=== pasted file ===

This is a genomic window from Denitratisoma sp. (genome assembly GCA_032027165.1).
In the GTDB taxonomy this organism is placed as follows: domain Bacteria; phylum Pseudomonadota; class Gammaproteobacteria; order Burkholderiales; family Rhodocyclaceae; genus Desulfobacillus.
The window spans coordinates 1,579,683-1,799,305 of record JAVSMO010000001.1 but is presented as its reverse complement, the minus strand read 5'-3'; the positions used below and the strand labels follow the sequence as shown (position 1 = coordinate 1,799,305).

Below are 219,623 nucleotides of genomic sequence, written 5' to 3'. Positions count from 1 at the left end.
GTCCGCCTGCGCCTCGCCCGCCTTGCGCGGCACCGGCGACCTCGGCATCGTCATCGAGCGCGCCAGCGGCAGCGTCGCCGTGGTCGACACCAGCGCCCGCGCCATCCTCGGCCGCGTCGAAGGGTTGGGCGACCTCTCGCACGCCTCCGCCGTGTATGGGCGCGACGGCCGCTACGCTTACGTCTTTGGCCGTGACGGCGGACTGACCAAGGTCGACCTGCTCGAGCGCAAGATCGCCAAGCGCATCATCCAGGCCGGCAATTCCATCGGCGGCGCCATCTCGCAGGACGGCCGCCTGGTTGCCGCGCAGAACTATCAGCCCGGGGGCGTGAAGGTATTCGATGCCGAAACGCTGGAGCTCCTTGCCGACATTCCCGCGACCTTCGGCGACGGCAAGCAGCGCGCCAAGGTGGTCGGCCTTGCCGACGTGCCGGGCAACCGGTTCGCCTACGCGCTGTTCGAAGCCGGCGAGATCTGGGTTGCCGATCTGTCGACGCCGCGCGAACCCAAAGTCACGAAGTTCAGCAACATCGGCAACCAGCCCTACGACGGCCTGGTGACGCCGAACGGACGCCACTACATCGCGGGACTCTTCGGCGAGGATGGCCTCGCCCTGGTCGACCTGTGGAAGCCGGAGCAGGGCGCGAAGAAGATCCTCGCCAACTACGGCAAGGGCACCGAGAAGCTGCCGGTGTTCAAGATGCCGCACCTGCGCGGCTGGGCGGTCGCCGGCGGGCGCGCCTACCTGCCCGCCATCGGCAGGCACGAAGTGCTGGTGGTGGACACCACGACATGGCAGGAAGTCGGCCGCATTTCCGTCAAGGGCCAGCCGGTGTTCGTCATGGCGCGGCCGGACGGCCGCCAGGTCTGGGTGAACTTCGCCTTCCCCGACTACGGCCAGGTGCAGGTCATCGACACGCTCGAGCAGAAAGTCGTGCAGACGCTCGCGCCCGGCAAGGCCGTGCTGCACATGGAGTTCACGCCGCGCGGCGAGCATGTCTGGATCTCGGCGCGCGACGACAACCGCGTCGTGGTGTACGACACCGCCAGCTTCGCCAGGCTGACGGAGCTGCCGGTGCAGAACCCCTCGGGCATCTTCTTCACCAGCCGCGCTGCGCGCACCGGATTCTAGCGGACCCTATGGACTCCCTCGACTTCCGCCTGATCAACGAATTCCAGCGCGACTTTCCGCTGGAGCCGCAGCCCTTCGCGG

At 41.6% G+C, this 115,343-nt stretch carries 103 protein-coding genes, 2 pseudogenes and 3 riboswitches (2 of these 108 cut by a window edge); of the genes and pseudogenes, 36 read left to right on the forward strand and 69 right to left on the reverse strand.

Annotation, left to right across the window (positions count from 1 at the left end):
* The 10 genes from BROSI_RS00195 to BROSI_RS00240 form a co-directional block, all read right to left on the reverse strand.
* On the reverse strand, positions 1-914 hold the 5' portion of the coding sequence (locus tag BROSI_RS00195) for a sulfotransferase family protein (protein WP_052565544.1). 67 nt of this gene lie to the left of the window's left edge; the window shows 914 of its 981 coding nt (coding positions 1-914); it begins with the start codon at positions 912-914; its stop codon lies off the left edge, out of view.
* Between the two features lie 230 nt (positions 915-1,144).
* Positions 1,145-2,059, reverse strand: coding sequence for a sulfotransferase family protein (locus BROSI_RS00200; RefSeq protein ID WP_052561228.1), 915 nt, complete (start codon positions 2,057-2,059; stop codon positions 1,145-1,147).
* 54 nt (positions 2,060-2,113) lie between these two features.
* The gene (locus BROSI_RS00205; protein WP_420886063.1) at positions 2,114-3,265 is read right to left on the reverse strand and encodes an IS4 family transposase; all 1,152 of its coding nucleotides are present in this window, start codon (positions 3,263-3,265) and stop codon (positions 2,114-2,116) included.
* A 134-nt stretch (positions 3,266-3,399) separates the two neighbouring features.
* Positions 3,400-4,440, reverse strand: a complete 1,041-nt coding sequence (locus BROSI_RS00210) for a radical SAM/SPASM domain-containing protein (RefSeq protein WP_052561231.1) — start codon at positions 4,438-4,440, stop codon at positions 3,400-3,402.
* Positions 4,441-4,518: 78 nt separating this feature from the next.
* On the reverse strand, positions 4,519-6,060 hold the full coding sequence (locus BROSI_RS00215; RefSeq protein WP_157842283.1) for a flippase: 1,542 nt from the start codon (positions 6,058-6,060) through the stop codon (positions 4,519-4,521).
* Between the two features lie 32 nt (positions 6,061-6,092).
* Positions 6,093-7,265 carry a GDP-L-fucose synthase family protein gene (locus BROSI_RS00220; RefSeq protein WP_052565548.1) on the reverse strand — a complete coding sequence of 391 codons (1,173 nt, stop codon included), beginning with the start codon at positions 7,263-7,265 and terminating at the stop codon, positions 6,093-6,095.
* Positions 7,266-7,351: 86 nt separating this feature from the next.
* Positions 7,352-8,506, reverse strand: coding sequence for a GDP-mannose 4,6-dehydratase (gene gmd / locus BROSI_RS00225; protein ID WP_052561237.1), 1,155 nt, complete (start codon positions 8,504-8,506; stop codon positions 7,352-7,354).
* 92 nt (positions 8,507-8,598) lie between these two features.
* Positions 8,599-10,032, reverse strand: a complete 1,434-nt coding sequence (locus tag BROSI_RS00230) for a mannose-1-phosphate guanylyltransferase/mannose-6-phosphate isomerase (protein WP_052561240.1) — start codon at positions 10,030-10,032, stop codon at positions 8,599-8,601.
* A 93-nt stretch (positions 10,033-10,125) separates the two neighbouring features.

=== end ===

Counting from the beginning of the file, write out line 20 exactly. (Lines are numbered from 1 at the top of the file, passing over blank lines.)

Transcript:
* Positions 7,266-7,351: 86 nt separating this feature from the next.